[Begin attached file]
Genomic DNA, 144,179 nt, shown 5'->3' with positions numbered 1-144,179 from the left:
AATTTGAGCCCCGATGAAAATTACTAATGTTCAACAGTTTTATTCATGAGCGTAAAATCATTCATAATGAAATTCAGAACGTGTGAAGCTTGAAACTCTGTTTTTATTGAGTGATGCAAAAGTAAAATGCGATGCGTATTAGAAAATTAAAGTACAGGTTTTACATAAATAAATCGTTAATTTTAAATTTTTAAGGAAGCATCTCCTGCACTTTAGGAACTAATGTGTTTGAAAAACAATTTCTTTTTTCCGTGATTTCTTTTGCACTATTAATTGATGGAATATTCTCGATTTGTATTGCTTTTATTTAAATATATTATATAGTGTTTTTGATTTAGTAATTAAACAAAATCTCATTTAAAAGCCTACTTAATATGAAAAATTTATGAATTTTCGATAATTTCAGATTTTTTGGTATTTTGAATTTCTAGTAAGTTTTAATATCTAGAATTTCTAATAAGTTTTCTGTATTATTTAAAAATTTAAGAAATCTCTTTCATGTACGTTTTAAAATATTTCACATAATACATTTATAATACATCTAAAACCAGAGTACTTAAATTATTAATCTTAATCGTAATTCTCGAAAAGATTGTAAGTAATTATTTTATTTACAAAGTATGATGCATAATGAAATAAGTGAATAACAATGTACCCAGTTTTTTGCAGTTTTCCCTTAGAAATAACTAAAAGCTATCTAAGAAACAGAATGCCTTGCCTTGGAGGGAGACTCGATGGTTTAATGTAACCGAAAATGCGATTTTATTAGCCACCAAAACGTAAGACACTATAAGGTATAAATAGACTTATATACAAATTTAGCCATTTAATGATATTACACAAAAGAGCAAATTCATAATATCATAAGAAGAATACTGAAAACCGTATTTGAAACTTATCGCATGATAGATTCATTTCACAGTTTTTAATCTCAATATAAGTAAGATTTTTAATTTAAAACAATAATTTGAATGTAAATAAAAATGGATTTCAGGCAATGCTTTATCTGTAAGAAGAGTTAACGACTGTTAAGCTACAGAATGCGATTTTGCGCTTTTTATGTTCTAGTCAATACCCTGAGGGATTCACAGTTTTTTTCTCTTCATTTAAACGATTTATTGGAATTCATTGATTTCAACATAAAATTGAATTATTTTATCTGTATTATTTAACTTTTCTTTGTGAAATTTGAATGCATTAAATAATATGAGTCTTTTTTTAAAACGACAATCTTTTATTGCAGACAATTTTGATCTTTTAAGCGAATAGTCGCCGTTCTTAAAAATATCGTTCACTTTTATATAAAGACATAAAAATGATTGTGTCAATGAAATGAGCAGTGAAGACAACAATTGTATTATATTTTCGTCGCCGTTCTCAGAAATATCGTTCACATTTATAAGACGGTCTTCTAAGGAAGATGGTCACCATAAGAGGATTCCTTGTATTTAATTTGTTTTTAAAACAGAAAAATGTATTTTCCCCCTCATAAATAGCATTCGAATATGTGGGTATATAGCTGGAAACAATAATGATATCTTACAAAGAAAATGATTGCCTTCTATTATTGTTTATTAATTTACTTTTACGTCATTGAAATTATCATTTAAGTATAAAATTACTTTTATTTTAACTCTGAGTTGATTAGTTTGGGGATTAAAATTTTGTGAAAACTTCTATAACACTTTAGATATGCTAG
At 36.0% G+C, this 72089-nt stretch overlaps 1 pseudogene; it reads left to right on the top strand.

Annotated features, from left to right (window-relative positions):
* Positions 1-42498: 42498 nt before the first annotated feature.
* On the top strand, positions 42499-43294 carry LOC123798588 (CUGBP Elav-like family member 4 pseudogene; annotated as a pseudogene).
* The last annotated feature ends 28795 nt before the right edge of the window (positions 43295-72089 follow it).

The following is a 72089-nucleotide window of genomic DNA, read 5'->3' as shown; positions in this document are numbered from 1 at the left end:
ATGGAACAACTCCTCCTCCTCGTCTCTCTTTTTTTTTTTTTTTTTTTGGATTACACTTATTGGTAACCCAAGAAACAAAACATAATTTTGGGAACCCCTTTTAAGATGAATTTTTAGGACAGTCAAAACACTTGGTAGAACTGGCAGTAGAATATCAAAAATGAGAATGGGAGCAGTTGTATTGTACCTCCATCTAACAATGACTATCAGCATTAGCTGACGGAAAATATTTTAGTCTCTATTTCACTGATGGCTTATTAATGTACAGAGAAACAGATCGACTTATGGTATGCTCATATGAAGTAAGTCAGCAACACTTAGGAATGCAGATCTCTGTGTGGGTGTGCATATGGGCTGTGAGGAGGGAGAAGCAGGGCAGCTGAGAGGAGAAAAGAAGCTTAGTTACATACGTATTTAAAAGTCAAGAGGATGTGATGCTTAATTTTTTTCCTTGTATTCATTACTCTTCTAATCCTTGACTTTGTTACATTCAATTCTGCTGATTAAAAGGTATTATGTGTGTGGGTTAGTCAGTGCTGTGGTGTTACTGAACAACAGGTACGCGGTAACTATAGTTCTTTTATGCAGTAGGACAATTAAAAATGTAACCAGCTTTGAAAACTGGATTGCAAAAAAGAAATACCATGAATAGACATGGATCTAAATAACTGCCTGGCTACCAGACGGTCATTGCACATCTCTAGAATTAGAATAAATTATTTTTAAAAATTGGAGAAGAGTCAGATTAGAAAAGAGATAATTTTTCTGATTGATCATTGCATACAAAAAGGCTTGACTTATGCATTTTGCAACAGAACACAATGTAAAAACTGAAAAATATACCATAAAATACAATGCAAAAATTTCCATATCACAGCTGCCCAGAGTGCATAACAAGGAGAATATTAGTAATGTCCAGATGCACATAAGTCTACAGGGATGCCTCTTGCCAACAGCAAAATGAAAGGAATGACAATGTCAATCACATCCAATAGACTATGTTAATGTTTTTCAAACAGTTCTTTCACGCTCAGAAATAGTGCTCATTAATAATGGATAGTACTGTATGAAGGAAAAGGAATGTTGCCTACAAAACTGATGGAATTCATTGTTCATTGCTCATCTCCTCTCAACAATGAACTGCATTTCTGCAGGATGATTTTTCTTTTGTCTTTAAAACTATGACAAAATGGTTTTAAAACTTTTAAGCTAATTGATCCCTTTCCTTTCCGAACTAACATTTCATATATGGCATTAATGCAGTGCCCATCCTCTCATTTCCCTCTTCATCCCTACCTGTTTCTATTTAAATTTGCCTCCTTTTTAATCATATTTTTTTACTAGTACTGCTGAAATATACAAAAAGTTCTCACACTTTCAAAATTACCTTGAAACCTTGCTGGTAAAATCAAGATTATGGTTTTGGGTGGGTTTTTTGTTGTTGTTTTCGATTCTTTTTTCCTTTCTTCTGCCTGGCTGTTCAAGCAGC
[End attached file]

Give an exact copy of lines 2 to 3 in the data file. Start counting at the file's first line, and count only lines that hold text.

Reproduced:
AATTTGAGCCCCGATGAAAATTACTAATGTTCAACAGTTTTATTCATGAGCGTAAAATCATTCATAATGAAATTCAGAACGTGTGAAGCTTGAAACTCTGTTTTTATTGAGTGATGCAAAAGTAAAATGCGATGCGTATTAGAAAATTAAAGTACAGGTTTTACATAAATAAATCGTTAATTTTAAATTTTTAAGGAAGCATCTCCTGCACTTTAGGAACTAATGTGTTTGAAAAACAATTTCTTTTTTCCGTGATTTCTTTTGCACTATTAATTGATGGAATATTCTCGATTTGTATTGCTTTTATTTAAATATATTATATAGTGTTTTTGATTTAGTAATTAAACAAAATCTCATTTAAAAGCCTACTTAATATGAAAAATTTATGAATTTTCGATAATTTCAGATTTTTTGGTATTTTGAATTTCTAGTAAGTTTTAATATCTAGAATTTCTAATAAGTTTTCTGTATTATTTAAAAATTTAAGAAATCTCTTTCATGTACGTTTTAAAATATTTCACATAATACATTTATAATACATCTAAAACCAGAGTACTTAAATTATTAATCTTAATCGTAATTCTCGAAAAGATTGTAAGTAATTATTTTATTTACAAAGTATGATGCATAATGAAATAAGTGAATAACAATGTACCCAGTTTTTTGCAGTTTTCCCTTAGAAATAACTAAAAGCTATCTAAGAAACAGAATGCCTTGCCTTGGAGGGAGACTCGATGGTTTAATGTAACCGAAAATGCGATTTTATTAGCCACCAAAACGTAAGACACTATAAGGTATAAATAGACTTATATACAAATTTAGCCATTTAATGATATTACACAAAAGAGCAAATTCATAATATCATAAGAAGAATACTGAAAACCGTATTTGAAACTTATCGCATGATAGATTCATTTCACAGTTTTTAATCTCAATATAAGTAAGATTTTTAATTTAAAACAATAATTTGAATGTAAATAAAAATGGATTTCAGGCAATGCTTTATCTGTAAGAAGAGTTAACGACTGTTAAGCTACAGAATGCGATTTTGCGCTTTTTATGTTCTAGTCAATACCCTGAGGGATTCACAGTTTTTTTCTCTTCATTTAAACGATTTATTGGAATTCATTGATTTCAACATAAAATTGAATTATTTTATCTGTATTATTTAACTTTTCTTTGTGAAATTTGAATGCATTAAATAATATGAGTCTTTTTTTAAAACGACAATCTTTTATTGCAGACAATTTTGATCTTTTAAGCGAATAGTCGCCGTTCTTAAAAATATCGTTCACTTTTATATAAAGACATAAAAATGATTGTGTCAATGAAATGAGCAGTGAAGACAACAATTGTATTATATTTTCGTCGCCGTTCTCAGAAATATCGTTCACATTTATAAGACGGTCTTCTAAGGAAGATGGTCACCATAAGAGGATTCCTTGTATTTAATTTGTTTTTAAAACAGAAAAATGTATTTTCCCCCTCATAAATAGCATTCGAATATGTGGGTATATAGCTGGAAACAATAATGATATCTTACAAAGAAAATGATTGCCTTCTATTATTGTTTATTAATTTACTTTTACGTCATTGAAATTATCATTTAAGTATAAAATTACTTTTATTTTAACTCTGAGTTGATTAGTTTGGGGATTAAAATTTTGTGAAAACTTCTATAACACTTTAGATATGCTAG
At 36.0% G+C, this 72089-nt stretch overlaps 1 pseudogene; it reads left to right on the top strand.